Though it's still winter in Pyeongchang, where the world's athletes are competing in the 23rd Olympic Winter Games, the heralds of spring are already twittering and tweeting across the Korean peninsula and around the world. Kim Yo Jong, sister of North Korean leader Kim Jong Un, successfully charmed the international media. Her brother has been calling for further efforts at reconciliation, and South Korean President Moon Jae-in, notwithstanding his surprisingly forceful response to North Korean provocations over the past year, is surely inclined to pursue such efforts.
Officially, both North and South Korea favor reunification. So why has there been essentially no progress towards that goal since the fall of the Soviet Union made the Cold War confrontation obsolete?
The obvious answer would be: because North Korea is a giant Stalinist prison camp, a routine violator of human rights on an industrial scale, a nuclear proliferator and supporter of terrorism, ruled by a degenerate and half-mad dynasty whose latest scion murdered his own brother to secure his position on the throne. And all of these things are true. But they are not by any means the whole truth, nor even the most important part of it.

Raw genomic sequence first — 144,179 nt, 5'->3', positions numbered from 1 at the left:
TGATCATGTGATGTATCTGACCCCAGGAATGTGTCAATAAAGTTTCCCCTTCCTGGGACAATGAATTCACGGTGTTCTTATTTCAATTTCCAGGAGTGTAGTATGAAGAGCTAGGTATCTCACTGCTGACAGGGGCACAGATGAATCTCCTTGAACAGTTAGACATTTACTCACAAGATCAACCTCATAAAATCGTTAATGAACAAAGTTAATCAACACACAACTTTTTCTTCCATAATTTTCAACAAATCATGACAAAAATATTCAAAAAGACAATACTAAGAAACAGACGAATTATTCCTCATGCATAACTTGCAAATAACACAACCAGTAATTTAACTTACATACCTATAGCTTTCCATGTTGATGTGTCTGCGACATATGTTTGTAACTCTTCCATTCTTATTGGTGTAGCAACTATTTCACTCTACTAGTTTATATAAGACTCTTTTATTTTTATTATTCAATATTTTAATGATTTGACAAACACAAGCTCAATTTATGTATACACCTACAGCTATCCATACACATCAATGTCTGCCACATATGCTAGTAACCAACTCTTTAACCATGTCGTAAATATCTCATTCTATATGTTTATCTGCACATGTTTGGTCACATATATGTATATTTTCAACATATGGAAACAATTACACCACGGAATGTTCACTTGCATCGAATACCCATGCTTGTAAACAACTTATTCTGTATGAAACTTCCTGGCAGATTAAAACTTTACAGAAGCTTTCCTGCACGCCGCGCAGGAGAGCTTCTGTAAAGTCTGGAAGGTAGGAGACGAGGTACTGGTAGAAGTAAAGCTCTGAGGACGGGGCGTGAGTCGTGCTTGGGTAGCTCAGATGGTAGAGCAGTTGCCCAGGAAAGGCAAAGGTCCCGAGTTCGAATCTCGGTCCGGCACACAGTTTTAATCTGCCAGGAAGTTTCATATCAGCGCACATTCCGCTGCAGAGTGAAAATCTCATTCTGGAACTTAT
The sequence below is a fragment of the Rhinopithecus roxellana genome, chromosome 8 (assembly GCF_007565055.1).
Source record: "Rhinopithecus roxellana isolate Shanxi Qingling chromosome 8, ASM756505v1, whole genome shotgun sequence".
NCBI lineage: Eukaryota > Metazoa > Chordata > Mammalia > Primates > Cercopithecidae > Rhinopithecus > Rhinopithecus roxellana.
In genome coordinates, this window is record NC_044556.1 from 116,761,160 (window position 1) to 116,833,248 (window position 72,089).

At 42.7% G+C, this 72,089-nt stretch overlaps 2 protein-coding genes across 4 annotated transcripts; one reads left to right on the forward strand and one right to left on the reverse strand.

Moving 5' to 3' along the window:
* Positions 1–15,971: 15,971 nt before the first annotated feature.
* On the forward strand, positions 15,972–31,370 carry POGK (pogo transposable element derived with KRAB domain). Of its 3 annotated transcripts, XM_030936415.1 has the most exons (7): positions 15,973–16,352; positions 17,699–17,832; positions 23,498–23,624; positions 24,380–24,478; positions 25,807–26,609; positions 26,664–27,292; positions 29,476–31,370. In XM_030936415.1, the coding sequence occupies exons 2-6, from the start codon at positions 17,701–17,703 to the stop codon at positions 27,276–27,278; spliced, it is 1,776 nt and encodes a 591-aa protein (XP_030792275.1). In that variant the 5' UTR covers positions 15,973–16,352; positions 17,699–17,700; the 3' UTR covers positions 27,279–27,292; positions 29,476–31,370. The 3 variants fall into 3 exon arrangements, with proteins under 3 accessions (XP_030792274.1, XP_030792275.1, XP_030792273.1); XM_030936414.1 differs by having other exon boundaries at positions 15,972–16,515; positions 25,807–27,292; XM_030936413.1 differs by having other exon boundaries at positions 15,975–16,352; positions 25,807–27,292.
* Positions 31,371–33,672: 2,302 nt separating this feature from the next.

Consider the position of the Kim family, and the North Korean state, from a purely rational perspective. If the only path to reconciliation is through dismantling its nuclear deterrent, upending the ideological basis of the regime, and surrendering its leadership to international human rights prosecutors, then of course reconciliation is impossible — and, indeed, nobody truly favors it. In that case, South Korea's true aim must be not reunification, but conquest: to force North Korea to collapse and then take over. Which is precisely what North Korean propaganda says.
But there is ample evidence that this is not what South Korea wants at all. The collapse of the North Korean regime would present the South with a sudden and massive humanitarian catastrophe for which it would bear the brunt of the cost and logistical responsibility. Far better to have some kind of negotiated transition for the North out of Stalinism, however long it might take. While pro-reunification sentiment has declined substantially in recent years, particularly among younger South Koreans, that's primarily because of concerns about the economic toll, and not because of increased commitment to anti-communism.